Astronomy Picture of the Day

Discover the cosmos! Each day a different image or photograph of our fascinating universe is featured, along with a brief explanation written by a professional astronomer.

2003 August 29
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The Mineral Moon
Credit: Galileo Project, JPL, NASA

Explanation: Even if the Moon really were made of green cheese it probably wouldn't look this bizarre. Still, this mosaic of 53 images was recorded by the Jupiter-bound Galileo spacecraft as it passed near our own large natural satellite in 1992. The pictures were recorded through three spectral filters and combined in an exaggerated false-color scheme to explore the composition of the lunar surface as changes in mineral content produce subtle color differences in reflected light. Familiar to earthdwellers, the lunar near side is on the left, but the space-based view looks down on the Moon's north pole located in the upper half of the image near the shadow line. Blue to orange shades indicate volcanic lava flows. The dark blue Mare Tranquillitatis at the lower left is richer in titanium bearing minerals than the green and orange maria above it. Near the bottom of the image and to the right of Tranquillitatis is the dark oval-shaped Mare Crisium surrounded by shocking pink colors indicating material of the lunar highlands.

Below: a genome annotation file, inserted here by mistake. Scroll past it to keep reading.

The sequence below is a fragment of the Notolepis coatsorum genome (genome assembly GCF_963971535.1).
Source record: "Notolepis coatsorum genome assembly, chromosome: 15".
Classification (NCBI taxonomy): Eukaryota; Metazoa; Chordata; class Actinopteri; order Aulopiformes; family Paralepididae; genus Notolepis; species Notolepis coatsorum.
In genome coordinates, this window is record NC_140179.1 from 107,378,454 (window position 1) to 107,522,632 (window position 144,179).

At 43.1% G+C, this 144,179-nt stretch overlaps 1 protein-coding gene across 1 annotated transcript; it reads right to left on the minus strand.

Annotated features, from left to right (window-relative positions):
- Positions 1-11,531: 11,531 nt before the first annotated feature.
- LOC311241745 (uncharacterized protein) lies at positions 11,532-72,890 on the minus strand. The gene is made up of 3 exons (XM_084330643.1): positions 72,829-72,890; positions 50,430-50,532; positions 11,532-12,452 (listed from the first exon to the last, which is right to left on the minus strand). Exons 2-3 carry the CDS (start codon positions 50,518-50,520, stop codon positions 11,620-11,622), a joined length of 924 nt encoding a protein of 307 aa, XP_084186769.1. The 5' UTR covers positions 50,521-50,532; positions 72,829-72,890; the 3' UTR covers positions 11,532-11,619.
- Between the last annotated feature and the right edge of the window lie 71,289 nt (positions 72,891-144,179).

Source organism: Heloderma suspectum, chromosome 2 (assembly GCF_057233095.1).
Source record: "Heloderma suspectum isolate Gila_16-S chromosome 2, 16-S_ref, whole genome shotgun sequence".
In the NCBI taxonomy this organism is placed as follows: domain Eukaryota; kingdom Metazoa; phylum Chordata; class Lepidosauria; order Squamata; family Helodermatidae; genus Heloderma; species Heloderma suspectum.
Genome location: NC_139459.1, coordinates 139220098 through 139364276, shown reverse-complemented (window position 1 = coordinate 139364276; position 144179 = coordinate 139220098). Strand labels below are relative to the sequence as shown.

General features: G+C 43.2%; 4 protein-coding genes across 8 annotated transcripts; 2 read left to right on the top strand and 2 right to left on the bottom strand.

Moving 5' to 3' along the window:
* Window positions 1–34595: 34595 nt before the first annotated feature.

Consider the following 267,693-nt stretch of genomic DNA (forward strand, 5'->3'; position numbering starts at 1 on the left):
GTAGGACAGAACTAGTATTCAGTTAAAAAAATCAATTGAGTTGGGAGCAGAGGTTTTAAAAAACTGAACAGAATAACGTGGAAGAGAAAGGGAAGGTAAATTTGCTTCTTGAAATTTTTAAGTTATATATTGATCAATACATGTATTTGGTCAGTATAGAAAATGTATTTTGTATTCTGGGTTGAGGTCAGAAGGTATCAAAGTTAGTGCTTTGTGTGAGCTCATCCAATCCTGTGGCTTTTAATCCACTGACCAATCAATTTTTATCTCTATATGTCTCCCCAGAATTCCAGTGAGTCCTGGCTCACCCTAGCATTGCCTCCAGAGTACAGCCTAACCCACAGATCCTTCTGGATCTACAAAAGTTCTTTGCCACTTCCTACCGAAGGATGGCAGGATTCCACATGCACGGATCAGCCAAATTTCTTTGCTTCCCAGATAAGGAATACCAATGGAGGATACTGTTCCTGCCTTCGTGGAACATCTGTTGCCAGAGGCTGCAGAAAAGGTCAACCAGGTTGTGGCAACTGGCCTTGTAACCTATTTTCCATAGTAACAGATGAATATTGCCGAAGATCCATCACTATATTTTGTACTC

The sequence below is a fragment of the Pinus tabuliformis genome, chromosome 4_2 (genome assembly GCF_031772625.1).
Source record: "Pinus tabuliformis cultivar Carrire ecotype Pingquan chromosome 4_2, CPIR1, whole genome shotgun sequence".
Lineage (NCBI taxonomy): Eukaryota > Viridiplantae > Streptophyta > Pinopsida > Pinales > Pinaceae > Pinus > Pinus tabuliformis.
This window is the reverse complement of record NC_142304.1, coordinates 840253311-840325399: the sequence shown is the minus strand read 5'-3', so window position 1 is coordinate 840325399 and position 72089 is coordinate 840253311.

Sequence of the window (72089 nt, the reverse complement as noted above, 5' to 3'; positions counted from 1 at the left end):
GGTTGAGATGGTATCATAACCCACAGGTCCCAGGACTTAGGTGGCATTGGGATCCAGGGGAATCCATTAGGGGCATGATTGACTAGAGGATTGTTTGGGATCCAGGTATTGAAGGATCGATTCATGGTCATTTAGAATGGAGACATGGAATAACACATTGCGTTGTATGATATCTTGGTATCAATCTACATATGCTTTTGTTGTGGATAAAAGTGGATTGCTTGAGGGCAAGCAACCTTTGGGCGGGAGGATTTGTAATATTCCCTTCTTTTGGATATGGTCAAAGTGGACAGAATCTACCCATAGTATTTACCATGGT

Tomorrow's picture: Recycling Cassiopeia

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